Lebanese newspaper The Daily Star closes amid economic crisis

The Lebanese English-language newspaper The Daily Star is closing as the economic crisis in the country continues.

 David Merhige of New York, evacuated by the United States from Lebanon, holds a copy of The Daily Star newspaper with the headline "The Ruin of a Nation", 2006 (photo credit: REUTERS)
David Merhige of New York, evacuated by the United States from Lebanon, holds a copy of The Daily Star newspaper with the headline "The Ruin of a Nation", 2006
(photo credit: REUTERS)

The English-language Lebanese newspaper The Daily Star has told its staff they will all be laid off, joining a list of Lebanese media outlets that have been forced to close or scale back due to financial pressures.

In a message to staff, The Daily Star management said the decision to lay them off had been taken "with a heavy heart." It said arrangements were being finalized for compensation, and wished them luck "during these difficult times."

Lebanon is in the throes of a depression described by the World Bank as one of the sharpest of modern times.

Founded in 1952 by Lebanese journalist Kamel Mrowa, The Daily Star is currently owned by the family of Sunni Muslim politician and former prime minister Saad al-Hariri, according to Reporters Without Borders' Media Ownership Monitor.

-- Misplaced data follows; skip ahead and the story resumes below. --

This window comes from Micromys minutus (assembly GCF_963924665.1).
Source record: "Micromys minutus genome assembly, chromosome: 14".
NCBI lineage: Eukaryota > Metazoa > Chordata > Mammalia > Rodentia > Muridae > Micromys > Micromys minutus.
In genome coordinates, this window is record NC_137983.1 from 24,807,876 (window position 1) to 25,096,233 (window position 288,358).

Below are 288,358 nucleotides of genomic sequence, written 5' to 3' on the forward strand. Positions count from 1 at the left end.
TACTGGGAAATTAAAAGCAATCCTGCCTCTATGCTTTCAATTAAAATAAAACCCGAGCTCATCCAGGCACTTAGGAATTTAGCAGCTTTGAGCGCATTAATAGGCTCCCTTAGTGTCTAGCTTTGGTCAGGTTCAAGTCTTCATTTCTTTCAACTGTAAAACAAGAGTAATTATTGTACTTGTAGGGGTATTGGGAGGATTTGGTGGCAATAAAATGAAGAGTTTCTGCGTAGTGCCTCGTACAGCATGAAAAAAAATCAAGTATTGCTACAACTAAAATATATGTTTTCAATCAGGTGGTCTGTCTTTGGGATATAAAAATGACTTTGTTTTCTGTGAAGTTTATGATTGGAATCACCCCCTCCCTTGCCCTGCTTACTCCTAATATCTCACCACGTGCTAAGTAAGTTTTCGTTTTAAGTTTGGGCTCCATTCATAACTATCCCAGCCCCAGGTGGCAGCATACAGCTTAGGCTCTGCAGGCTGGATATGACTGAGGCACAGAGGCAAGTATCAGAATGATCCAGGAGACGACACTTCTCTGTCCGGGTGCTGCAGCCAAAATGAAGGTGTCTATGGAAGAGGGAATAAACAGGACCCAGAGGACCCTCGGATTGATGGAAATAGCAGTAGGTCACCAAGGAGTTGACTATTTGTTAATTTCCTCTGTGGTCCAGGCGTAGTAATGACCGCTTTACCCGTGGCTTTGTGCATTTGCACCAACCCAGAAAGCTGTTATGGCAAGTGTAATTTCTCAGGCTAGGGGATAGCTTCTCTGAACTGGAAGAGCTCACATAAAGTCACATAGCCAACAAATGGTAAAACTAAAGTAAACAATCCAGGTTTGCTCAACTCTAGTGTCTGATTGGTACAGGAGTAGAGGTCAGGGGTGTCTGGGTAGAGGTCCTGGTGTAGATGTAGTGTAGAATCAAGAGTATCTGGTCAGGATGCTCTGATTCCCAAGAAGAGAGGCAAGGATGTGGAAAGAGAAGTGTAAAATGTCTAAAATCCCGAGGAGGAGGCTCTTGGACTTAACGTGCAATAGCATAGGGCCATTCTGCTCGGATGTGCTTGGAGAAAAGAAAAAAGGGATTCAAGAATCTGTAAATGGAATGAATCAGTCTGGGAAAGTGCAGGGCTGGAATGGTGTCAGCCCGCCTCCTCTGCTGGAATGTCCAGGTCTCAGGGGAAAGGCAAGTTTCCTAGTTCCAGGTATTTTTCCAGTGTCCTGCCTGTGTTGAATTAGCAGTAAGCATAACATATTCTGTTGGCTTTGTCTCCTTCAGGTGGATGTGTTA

Hariri-owned media outlets began shedding jobs and closing down about five years ago, reflecting financial difficulties caused by the demise of the family's Saudi construction firm, Saudi Oger.

 People read newspaper headlines announcing Saudi's decision at a kiosk in Beirut, Lebanon, October 30, 2021 (credit: AZIZ TAHER/REUTERS) People read newspaper headlines announcing Saudi's decision at a kiosk in Beirut, Lebanon, October 30, 2021 (credit: AZIZ TAHER/REUTERS)

The Daily Star, which stopped updating its website on Oct. 13, has ceased publication on several occasions in the past including for periods of the 1975-90 civil war.

It is the latest title to disappear in a country whose news media, while highly politicized, has traditionally operated more openly than in many other Arab states.

In 2016, financial problems forced As-Safir newspaper to close.